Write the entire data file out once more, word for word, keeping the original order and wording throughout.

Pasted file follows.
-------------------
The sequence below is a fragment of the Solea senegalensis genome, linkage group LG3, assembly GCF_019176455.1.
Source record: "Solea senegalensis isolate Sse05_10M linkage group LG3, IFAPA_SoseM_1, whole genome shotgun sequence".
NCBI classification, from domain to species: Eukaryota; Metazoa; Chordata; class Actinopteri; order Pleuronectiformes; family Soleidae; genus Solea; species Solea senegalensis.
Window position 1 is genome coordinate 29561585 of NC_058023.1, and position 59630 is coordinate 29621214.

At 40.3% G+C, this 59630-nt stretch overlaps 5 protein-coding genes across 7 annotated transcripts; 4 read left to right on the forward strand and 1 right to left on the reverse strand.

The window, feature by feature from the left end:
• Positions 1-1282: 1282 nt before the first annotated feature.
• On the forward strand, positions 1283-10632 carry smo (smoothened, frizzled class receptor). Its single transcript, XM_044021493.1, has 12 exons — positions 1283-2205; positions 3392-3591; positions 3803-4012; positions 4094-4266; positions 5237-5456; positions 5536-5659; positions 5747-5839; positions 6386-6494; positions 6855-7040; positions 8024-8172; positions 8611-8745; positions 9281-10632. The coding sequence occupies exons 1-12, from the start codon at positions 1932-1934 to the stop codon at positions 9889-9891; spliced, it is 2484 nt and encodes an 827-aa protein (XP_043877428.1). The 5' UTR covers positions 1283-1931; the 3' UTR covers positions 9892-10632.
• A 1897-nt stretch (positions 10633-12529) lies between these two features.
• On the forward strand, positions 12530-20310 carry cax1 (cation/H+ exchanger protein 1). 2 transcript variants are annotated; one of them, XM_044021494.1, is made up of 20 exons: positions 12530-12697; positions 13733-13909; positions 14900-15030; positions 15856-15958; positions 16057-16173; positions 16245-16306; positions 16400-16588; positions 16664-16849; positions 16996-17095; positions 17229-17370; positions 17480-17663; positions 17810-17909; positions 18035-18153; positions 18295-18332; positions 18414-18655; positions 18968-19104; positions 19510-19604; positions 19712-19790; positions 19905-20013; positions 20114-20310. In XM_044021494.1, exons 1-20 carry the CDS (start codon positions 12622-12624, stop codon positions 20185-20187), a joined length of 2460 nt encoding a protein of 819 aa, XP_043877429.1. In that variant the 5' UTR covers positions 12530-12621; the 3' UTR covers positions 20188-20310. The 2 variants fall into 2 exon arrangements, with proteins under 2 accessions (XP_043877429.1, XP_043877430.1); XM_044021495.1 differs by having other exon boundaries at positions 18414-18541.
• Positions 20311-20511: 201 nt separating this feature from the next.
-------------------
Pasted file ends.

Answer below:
The sequence below is a fragment of the Solea senegalensis genome, linkage group LG3, assembly GCF_019176455.1.
Source record: "Solea senegalensis isolate Sse05_10M linkage group LG3, IFAPA_SoseM_1, whole genome shotgun sequence".
NCBI classification, from domain to species: Eukaryota; Metazoa; Chordata; class Actinopteri; order Pleuronectiformes; family Soleidae; genus Solea; species Solea senegalensis.
Window position 1 is genome coordinate 29561585 of NC_058023.1, and position 59630 is coordinate 29621214.

At 40.3% G+C, this 59630-nt stretch overlaps 5 protein-coding genes across 7 annotated transcripts; 4 read left to right on the forward strand and 1 right to left on the reverse strand.

The window, feature by feature from the left end:
• Positions 1-1282: 1282 nt before the first annotated feature.
• On the forward strand, positions 1283-10632 carry smo (smoothened, frizzled class receptor). Its single transcript, XM_044021493.1, has 12 exons — positions 1283-2205; positions 3392-3591; positions 3803-4012; positions 4094-4266; positions 5237-5456; positions 5536-5659; positions 5747-5839; positions 6386-6494; positions 6855-7040; positions 8024-8172; positions 8611-8745; positions 9281-10632. The coding sequence occupies exons 1-12, from the start codon at positions 1932-1934 to the stop codon at positions 9889-9891; spliced, it is 2484 nt and encodes an 827-aa protein (XP_043877428.1). The 5' UTR covers positions 1283-1931; the 3' UTR covers positions 9892-10632.
• A 1897-nt stretch (positions 10633-12529) lies between these two features.
• On the forward strand, positions 12530-20310 carry cax1 (cation/H+ exchanger protein 1). 2 transcript variants are annotated; one of them, XM_044021494.1, is made up of 20 exons: positions 12530-12697; positions 13733-13909; positions 14900-15030; positions 15856-15958; positions 16057-16173; positions 16245-16306; positions 16400-16588; positions 16664-16849; positions 16996-17095; positions 17229-17370; positions 17480-17663; positions 17810-17909; positions 18035-18153; positions 18295-18332; positions 18414-18655; positions 18968-19104; positions 19510-19604; positions 19712-19790; positions 19905-20013; positions 20114-20310. In XM_044021494.1, exons 1-20 carry the CDS (start codon positions 12622-12624, stop codon positions 20185-20187), a joined length of 2460 nt encoding a protein of 819 aa, XP_043877429.1. In that variant the 5' UTR covers positions 12530-12621; the 3' UTR covers positions 20188-20310. The 2 variants fall into 2 exon arrangements, with proteins under 2 accessions (XP_043877429.1, XP_043877430.1); XM_044021495.1 differs by having other exon boundaries at positions 18414-18541.
• Positions 20311-20511: 201 nt separating this feature from the next.